The Palm-Wine Drinkard

by Amos Tutuola

Start Free Trial


Download PDF PDF Page Citation Cite Share Link Share

Last Updated September 5, 2023.

Amos Tutuola’s pioneering novel draws heavily on traditional Yoruba literature, often transmitted orally. The author pulls together elements of diverse folk tales to create a sort of linear narrative. The characters progress toward a resolution, but rather than a single climax, the protagonist goes through many travails; each of those helps him learn necessary lessons and develop strength of character needed to navigate the remaining challenges successfully and, ultimately, to becoming a fully social human being. The novel is not realistic, as most of the protagonist’s interactions are with characters in the spirit realm. One early adventure is among the most significant: the narrator, through a combination of selfishness and cleverness, unleashes Death upon the world.

The novel’s narrator is a very spoiled rich boy who does little more than drink palm-wine. His wealthy father has a tapster who expertly extracts the wine from the trees so that the young man has an unending supply. When first his father and then the tapster die, he is left without wine. Setting off to search for the deceased tapster and induce him to return, he takes his magical material, “juju.” Once he embarks on this journey, he realizes it will take months, not days.

When I saw that there was no palm-wine for me again, and nobody could tap it for me, then I thought within myself that old people were saying that the whole people who had died in this world, did not go to heaven directly, but they were living in one place somewhere in this world. So that I said that I would find out where my palm-wine tapster who had died was. . . .

After seven months, he reaches the home of a god and, claiming himself to be a god, he uses some juju and turns himself into a bird. The god makes several request of him, notably to find and bring him Death.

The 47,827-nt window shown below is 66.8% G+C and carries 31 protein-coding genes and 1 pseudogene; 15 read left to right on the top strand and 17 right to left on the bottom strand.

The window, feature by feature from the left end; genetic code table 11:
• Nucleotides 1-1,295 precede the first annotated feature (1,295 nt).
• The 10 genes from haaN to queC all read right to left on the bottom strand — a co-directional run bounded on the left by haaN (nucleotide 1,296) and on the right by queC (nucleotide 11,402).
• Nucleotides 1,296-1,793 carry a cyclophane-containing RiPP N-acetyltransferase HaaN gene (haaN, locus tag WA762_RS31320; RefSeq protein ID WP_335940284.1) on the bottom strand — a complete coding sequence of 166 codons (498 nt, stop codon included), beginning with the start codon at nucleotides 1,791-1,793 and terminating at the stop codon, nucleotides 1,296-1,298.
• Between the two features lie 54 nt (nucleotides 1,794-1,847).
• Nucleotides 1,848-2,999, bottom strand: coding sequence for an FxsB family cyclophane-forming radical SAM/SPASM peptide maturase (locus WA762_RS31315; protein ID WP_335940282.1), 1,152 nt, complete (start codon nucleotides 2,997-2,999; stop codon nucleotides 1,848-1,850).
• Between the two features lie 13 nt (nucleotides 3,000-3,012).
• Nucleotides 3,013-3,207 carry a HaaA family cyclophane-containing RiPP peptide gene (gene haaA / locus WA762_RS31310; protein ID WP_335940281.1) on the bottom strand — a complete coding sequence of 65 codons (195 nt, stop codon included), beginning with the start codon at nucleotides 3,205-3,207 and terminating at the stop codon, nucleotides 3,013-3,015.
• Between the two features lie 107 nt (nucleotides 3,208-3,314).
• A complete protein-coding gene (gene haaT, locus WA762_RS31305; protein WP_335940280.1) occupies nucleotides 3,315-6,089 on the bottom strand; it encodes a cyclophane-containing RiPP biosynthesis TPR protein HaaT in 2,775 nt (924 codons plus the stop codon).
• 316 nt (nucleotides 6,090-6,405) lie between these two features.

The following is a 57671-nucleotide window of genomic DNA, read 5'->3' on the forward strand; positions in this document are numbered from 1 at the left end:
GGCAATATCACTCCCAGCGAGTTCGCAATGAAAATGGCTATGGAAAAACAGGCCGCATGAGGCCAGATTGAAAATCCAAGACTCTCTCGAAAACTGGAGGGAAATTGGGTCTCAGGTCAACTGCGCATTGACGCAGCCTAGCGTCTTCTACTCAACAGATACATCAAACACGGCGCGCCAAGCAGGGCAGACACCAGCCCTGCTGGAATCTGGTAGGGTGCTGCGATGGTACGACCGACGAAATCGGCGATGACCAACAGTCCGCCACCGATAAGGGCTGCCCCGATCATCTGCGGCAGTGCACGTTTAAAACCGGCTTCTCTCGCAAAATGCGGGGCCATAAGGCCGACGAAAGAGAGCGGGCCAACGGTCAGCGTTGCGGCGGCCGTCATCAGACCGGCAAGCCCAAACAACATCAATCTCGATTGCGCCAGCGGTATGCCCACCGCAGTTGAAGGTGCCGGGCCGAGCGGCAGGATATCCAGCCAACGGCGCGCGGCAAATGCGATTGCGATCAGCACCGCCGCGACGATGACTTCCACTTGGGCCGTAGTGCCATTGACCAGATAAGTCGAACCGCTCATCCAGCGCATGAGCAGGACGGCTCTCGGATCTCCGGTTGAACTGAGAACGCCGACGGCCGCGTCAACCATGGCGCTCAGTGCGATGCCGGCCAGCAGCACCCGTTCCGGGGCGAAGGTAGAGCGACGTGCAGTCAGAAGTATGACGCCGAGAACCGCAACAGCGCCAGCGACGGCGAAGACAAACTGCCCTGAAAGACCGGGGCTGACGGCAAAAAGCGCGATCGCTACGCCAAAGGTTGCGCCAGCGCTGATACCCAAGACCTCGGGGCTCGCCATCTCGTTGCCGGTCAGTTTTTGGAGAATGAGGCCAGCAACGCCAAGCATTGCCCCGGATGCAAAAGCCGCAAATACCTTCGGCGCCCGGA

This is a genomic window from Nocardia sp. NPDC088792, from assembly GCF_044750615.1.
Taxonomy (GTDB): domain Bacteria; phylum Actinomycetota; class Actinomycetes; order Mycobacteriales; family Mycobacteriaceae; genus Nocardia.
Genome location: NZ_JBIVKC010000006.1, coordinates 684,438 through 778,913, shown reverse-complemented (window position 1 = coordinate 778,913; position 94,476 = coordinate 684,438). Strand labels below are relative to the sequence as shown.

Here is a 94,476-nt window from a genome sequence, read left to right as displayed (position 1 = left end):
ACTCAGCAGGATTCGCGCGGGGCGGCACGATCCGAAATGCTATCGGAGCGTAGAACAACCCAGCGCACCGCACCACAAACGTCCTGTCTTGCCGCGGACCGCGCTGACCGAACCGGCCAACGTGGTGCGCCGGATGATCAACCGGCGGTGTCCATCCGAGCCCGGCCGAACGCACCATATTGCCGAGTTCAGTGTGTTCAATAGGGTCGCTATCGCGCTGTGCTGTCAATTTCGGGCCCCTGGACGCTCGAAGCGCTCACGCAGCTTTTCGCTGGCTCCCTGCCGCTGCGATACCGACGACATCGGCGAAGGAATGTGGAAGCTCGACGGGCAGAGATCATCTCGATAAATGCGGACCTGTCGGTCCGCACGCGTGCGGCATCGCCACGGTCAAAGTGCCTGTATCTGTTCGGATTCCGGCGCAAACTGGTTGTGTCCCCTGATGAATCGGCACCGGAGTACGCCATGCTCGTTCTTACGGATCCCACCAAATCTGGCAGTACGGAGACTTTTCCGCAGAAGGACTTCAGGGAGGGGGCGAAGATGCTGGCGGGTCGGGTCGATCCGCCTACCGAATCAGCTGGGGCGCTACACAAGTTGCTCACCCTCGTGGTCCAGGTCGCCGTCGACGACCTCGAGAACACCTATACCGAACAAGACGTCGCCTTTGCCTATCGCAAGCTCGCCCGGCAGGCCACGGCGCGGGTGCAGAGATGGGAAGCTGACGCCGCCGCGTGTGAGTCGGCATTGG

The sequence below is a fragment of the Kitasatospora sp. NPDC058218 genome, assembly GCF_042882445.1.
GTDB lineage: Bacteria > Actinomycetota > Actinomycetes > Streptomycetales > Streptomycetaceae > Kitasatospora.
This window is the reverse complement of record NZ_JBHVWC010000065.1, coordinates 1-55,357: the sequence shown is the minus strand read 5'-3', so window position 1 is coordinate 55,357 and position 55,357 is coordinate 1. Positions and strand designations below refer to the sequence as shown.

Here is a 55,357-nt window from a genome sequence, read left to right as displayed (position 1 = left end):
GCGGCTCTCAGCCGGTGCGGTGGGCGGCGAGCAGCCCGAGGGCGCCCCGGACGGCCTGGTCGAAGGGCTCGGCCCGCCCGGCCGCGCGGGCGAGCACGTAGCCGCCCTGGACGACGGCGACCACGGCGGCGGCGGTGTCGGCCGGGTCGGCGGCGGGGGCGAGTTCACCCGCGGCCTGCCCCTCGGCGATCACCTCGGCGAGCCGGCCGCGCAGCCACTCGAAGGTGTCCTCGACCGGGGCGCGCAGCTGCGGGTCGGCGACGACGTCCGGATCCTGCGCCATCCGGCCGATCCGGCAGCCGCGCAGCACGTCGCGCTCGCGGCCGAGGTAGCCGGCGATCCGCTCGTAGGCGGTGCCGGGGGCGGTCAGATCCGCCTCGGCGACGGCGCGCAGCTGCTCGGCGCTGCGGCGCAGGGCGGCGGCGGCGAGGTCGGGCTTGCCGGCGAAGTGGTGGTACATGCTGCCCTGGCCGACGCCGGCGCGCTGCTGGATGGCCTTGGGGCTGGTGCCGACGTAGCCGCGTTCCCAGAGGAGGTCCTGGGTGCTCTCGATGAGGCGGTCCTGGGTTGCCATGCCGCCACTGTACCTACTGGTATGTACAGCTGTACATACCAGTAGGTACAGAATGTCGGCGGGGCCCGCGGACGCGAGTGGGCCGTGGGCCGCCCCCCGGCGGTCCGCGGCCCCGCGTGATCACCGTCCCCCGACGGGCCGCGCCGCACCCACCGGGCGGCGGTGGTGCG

[T]here remained another wonderful work to do for him, before he would tell me whereabouts my tapster was. . . . [He] gave me a wide and strong net which was the same in colour as the ground of that town. He told me to go and bring “Death” from his house with the net.

The man finds his way to Death’s house and manages to evade Death’s tricks and capture him in the net. But when he arrives at the old god-man’s house with Death, the man flees without revealing the tapster’s whereabouts; he had assumed the man would be unsuccessful and would die himself. Death now frees himself and will henceforth roam the world, having left his own house.

So that since the day that I had brought Death out from his house, he has no permanent place to dwell or stay, and we are hearing his name about in the world.

After many adventures, he learns that he cannot retrieve the tapster from the dead. As the novel draws to a close, the narrator has earned a wonderful gift, an egg that gives out food and drink. He brings it back to his hometown and uses to feed everyone. Unfortunately, the news of this bounty attracts thousands of people, who become careless and break the egg. Glued back together, it begins producing whips to flay the freeloaders. Without food, a famine soon begins, and he pities the starving people. They conduct a ceremony and make a sacrifice that must be carried to Heaven. While the courier delivers it successfully, he cannot return to earth, because people fear him taking them to Heaven as well. Nevertheless, his mission ultimately succeeds.

[O]ne of the king’s slaves . . . took the sacrifice to heaven for Heaven who was senior to Land and Heaven received the sacrifice with gladness. The sacrifice meant that Land surrendered, that he was junior to Heaven. . . .

But when for three months the rain had been falling regularly, there was no famine again.

See eNotes Ad-Free

Start your 48-hour free trial to get access to more than 30,000 additional guides and more than 350,000 Homework Help questions answered by our experts.

Get 48 Hours Free Access



Critical Essays